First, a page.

Africanized honeybees are the gangsters of the bee world. They’re nasty, but Reed Booth isn’t intimidated. Known as the “Killer Bee Guy,” Booth has been removing hives for more than 20 years, and in that time, he’s become the local expert on Africanized bees. He’s also stockpiled a lot of honey.
If you’re ever in Southern Arizona and see something strange — perhaps a riding lawn mower that’s going around in circles with no one aboard — you can expect to see Reed Booth at any moment.
Better known as the “Killer Bee Guy,” Booth has been removing hives of Africanized bees for more than 20 years, and in that time, he’s received all sorts of frantic phone calls.
“A man’s out mowing and gets into a hive,” says Booth, who’s seen his share of “ghost” mowers. “He leaps off the mower and runs for the house. Or someone’s operating a backhoe or a weedwacker, or they’re just out walking. It doesn’t always take a lot to set the bees off. They’re agitated by noise, vibration and smell. They hate cologne. Old Spice, in particular, it seems like.”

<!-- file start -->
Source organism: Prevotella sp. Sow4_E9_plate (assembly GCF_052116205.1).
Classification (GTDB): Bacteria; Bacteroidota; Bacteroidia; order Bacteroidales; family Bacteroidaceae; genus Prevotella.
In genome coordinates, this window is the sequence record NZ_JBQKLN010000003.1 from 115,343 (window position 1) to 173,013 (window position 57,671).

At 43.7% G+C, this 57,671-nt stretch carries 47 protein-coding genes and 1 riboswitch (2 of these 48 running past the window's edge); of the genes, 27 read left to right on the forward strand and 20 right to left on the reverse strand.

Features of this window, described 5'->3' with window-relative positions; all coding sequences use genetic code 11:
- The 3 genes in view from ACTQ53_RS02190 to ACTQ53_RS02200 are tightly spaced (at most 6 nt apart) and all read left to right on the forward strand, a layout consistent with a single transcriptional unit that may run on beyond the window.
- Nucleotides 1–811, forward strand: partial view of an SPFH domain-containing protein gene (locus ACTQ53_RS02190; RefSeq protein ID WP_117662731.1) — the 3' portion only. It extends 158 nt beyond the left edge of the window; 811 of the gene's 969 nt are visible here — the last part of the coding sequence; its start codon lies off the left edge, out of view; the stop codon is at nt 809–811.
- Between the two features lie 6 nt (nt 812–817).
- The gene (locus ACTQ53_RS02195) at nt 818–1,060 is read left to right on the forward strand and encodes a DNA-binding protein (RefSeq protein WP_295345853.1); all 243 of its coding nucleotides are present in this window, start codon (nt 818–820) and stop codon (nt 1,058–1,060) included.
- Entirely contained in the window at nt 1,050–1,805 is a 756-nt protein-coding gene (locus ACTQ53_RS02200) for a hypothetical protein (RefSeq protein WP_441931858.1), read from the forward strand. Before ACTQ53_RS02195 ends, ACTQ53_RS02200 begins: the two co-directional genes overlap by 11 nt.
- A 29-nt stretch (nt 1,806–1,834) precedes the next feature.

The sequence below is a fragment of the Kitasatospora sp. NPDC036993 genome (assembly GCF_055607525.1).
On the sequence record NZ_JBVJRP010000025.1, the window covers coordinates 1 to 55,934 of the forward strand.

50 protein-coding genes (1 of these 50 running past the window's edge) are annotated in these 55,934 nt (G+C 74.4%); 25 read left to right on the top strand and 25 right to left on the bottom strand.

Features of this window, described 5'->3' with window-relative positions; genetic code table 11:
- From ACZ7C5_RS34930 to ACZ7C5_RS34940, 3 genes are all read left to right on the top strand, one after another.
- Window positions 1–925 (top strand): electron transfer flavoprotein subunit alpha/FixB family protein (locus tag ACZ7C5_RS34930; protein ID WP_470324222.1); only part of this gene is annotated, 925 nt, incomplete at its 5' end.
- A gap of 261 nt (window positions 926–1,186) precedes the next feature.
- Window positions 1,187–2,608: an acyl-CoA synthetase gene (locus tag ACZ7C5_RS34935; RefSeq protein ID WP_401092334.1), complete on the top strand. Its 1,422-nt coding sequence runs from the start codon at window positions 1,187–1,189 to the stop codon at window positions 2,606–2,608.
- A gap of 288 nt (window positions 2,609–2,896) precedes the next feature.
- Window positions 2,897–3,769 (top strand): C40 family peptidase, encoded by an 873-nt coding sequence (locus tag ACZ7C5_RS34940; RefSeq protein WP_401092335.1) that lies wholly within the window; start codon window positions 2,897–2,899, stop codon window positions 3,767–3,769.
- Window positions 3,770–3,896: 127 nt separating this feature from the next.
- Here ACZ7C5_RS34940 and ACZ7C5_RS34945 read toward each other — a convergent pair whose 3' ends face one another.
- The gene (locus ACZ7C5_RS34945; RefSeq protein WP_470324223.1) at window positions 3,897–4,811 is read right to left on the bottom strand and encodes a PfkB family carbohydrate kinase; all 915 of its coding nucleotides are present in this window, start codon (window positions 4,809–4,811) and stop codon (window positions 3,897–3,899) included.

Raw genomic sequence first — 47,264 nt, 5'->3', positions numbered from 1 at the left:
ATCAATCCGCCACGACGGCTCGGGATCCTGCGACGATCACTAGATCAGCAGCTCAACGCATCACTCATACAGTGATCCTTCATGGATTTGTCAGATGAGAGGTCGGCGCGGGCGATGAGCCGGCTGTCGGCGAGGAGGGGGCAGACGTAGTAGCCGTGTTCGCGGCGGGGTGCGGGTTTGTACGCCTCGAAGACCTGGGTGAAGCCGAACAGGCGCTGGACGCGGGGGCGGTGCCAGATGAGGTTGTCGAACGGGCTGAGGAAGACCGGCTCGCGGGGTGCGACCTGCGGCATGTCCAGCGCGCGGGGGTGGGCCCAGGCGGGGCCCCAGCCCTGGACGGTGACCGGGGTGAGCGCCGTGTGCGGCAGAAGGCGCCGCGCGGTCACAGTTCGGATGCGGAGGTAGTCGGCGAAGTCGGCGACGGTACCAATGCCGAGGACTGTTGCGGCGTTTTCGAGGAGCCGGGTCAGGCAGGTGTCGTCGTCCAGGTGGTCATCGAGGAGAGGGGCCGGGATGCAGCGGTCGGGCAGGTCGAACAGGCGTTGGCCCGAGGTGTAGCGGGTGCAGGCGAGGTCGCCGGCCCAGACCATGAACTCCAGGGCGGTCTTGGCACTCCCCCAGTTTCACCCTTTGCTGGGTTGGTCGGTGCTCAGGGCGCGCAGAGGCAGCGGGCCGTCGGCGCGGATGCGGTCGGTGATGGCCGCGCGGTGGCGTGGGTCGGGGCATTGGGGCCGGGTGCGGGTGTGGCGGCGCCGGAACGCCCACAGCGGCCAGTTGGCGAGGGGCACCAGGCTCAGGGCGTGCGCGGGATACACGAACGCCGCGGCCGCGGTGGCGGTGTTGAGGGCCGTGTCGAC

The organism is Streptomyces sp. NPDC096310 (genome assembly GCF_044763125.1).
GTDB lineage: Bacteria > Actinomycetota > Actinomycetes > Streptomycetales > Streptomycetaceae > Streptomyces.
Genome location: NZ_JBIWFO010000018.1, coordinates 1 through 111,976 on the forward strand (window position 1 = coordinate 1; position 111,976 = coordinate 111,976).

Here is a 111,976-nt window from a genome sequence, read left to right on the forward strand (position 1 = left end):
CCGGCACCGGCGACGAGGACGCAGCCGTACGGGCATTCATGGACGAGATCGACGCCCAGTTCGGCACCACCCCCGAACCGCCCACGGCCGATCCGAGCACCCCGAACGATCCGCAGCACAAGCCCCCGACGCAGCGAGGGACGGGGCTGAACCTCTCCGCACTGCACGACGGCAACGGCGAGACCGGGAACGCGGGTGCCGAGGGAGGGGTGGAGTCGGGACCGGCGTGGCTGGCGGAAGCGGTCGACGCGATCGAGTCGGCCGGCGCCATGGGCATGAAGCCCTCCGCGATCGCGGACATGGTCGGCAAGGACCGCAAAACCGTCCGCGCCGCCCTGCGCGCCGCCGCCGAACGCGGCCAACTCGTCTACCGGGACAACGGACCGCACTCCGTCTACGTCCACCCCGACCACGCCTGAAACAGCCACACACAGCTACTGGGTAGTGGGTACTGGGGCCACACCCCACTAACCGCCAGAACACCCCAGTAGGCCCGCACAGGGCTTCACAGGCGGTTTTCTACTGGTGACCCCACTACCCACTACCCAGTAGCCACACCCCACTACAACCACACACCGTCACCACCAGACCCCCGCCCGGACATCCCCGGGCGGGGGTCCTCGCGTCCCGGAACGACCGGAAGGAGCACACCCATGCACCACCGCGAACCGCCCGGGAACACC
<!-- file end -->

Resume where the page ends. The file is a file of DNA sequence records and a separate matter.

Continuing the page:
Booth inadvertently stumbled into this curious career. He was a home brewer who made mead, or honey wine. A friend gave him a gunnysack of bees, and he began a self-education process. Pretty soon, he was removing killer bee hives for neighbors in his hometown of Bisbee. Word spread. Today, he does most of the killer bee removal for Cochise County and much of Southern Arizona.
“All wild honeybees in Arizona are now Africanized,” Booth says. “It’s a done deal. And with the average hive containing 40,000 to 60,000 bees, they’re not something to mess with. When I show up, I let everybody know I plan to make this as uninteresting as possible. It doesn’t always work out that way, but that’s the goal.”
Excerpt from Arizona Highways